Here we have the single most effective use of flavored vapor that I've ever seen. Rather than a floral note like lavender or vanilla Carson uses a brine that summons images of standing on the beach enjoying the salt in the air. The dish itself is a visual play on an oyster in the half shell with a priced chicken "oyster" standing in for the real thing. The firm flavorful chicken was augmented with a hint of truffle as well as a starchy weight from the plant. Quite delicious, but having just had a brilliant mock oyster I was hoping for a similar flavor profile here.

head to tail - radishes, wax beans, sea bean, brown butter, sweet & sour tangerine
'10 kings estate, pinot noir, oregon
Featuring a pressed pig's head terrine and a braised then fried pig's tail, there was no way this dish could be bad. Though I loved the heady fried flavor of the tail, I preferred the terrine with its unadulterated porcine richness. Texturally the two couldn't be more different, the tail came coated in a crunchy batter reminiscent of Carl's Jr onion rings while the head was a combination of gellied bits and tender meat. The pork was surprisingly restrained, but I still enjoyed the vegetal contrast and crunch of the beans and radishes.

steak & potatoes - celeriac creamed spinach, black garlic, bone marrow custard, truffled ‘tater tots’
'09 bodega colone, malbec, mendoza, argentina
This proved to be my favorite course of the night because of how well everything went together. The star was a beautifully tender sous vided filet that would have been at home in any upscale steakhouse. What sets this apart from most preparations is despite the fact that the sides are fairly traditional (potato and spinach) they actually make the dish stronger. The bone marrow custard was nicely restrained, accentuating the steak's flavor without feeling overwhelmingly heavy while the tots had a gnocchi like heft and pleasing whiff of truffle. The creamed spinach and mushroom were equally important, adding a bitter earthy counterpoint to the meat.

chocolate - banana milk shake, ‘chewy’ peanut butter ice cream, pretzel powder, celery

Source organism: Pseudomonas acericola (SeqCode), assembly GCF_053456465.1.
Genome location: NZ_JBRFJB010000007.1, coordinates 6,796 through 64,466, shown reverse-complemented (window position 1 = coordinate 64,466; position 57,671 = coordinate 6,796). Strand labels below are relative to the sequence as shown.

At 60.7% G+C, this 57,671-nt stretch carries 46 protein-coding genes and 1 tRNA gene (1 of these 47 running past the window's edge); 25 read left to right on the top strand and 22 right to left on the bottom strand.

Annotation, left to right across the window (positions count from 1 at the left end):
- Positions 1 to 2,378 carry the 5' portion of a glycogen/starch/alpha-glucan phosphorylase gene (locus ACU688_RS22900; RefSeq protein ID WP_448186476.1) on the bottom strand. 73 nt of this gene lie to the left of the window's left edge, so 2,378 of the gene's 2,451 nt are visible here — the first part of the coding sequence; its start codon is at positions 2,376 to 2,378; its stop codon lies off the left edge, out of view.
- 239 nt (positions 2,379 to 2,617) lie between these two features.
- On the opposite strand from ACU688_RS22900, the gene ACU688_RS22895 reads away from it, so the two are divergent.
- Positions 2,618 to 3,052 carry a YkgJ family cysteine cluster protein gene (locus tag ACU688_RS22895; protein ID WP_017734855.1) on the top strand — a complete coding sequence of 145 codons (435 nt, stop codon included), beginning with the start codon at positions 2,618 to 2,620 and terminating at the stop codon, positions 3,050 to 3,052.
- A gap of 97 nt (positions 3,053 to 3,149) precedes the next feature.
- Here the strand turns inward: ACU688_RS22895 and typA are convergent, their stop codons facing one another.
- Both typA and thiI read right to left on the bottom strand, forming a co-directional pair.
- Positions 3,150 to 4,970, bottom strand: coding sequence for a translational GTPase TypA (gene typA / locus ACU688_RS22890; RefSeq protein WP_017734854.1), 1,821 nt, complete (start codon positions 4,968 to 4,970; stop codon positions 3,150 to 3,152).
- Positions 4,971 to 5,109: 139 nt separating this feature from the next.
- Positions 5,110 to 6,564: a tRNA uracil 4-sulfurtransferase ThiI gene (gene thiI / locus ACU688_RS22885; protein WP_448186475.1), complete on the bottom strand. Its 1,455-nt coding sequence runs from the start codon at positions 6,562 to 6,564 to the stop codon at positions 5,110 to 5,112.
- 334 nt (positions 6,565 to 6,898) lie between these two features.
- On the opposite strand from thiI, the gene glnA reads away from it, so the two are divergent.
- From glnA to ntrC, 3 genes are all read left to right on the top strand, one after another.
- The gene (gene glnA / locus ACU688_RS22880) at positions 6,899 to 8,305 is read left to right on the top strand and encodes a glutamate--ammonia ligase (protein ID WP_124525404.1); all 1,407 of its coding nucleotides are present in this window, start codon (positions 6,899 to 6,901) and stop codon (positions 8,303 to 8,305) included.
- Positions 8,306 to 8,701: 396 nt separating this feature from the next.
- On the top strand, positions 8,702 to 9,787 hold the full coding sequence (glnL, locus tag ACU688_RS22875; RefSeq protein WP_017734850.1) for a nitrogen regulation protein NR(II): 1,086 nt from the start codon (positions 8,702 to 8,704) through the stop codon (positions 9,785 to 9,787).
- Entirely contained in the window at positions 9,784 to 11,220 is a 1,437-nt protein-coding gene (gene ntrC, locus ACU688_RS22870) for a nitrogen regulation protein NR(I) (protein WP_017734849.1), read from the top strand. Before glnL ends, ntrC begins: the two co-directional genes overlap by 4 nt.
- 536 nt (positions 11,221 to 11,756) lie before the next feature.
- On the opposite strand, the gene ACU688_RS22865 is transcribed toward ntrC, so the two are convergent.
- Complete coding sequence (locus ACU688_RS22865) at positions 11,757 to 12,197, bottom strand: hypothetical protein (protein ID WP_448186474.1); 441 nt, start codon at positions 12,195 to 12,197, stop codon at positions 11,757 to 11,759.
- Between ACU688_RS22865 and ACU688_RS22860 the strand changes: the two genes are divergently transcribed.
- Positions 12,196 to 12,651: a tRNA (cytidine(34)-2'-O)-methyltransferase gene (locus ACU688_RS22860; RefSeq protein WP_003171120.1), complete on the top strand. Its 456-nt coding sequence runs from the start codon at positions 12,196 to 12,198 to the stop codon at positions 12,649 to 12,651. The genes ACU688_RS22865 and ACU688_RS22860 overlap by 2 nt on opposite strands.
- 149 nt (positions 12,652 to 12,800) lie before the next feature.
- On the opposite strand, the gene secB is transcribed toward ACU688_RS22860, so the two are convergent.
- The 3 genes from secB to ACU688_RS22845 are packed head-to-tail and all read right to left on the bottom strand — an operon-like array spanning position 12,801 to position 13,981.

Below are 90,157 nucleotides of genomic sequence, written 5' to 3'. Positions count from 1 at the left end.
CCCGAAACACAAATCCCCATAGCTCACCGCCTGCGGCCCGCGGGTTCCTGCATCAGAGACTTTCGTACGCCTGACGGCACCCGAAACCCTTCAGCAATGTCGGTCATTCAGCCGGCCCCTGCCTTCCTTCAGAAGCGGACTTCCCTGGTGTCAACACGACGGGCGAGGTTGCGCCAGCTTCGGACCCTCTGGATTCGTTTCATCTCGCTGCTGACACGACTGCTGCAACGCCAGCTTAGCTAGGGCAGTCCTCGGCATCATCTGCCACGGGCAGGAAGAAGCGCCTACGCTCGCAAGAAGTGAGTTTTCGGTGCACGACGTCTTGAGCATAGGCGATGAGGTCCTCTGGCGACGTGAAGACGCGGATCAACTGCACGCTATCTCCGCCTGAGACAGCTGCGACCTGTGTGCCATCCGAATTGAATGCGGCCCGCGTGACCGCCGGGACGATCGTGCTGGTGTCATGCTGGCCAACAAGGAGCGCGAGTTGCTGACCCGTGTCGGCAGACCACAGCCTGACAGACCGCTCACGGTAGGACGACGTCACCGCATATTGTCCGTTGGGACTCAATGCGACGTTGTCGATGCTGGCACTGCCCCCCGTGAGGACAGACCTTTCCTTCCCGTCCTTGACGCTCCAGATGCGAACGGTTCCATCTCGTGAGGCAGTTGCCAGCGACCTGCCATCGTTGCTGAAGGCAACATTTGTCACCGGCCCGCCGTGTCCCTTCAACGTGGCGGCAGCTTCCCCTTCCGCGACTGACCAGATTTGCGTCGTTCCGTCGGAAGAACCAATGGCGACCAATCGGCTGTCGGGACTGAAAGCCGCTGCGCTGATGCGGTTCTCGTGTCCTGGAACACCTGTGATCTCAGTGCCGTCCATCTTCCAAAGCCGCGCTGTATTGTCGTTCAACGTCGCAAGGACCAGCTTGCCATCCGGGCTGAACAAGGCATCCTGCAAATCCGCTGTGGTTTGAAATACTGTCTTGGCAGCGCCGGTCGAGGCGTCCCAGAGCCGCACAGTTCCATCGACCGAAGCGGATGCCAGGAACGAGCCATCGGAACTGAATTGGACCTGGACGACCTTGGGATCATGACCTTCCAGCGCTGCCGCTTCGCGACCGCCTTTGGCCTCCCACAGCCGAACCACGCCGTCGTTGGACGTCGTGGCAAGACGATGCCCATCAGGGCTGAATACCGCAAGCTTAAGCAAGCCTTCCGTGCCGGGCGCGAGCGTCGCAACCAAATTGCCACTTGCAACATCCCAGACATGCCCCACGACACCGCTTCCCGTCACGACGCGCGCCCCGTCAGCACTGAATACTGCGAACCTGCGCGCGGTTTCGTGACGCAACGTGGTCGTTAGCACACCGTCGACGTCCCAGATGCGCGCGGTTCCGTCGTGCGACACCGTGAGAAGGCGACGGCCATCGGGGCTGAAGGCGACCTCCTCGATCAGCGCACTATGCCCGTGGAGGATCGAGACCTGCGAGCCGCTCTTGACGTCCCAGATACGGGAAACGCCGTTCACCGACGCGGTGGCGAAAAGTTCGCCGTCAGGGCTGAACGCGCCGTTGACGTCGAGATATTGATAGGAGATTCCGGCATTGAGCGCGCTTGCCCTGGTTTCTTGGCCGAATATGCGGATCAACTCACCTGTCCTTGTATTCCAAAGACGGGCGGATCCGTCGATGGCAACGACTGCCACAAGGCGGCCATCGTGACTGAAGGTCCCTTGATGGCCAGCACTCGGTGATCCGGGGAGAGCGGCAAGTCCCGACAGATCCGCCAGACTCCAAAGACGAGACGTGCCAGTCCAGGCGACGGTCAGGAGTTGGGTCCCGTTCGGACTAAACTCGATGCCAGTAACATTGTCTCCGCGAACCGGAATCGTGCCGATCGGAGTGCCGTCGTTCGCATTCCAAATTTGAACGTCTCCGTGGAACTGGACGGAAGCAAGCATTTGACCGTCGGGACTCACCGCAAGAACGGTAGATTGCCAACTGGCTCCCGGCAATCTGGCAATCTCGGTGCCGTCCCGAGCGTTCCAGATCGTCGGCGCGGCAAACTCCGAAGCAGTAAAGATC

alcyone, urugyuan tannat
Dessert centered around a flexible chocolate ganache coupled with a "chewy" peanut butter than had been infused with flour. Even on their own, the chocolate and peanut butter aren't overly sweet or heavy, but the savoriness of the pretzel and verdant temper of the celery further balanced the duo. In fact the sweetest item on the plate was the milkshake gel with its concentrated essence of ripe banana.

It was good to get reacquainted with Chef Carson's food after nearly a year. As always flavor remains sacrosanct but compared to the 16 course menu at AnQi, Pri-vē falls a bit short in terms of scope and ambition. Carson is still cooking at a high level and though some of the concepts here felt a bit less polished, I am confident Ryan, Matt, and Erick will figure it out in time.


Anonymous said...

I love your blog! Quite often, it leaves me wishing I was in LA. I've always wondered, how do you fund these outings? Thanks!

Epicuryan said...

Thanks. If you don't mind my asking where do you live? I have a day job as an engineer and food takes up an inordinate amount of my discretionary income.

Anonymous said...

I live in Palo Alto. Aha yeah, food takes up more money than it should on a student budget.

Epicuryan said...

Yikes Palo Alto is not a cheap place to live and dining on a student budget makes things tough.

My idea of good food during college was Del Taco and the Big New Yorker from Pizza Hut. I can't imagine what kind of meals you are going to be going to once you start working if you eat well now.

Anonymous said...

Yeah, food has always been my monetary drain. Cheap it for a month at dining then go for some good food. Do you have any recommendations for places that are relatively reasonable in pricing?

//Sushi kid.

Epicuryan said...

Unfortunately I don't know many in Palo Alto. I'm primarily LA based, so if you need recommendations here I'd be happy to help.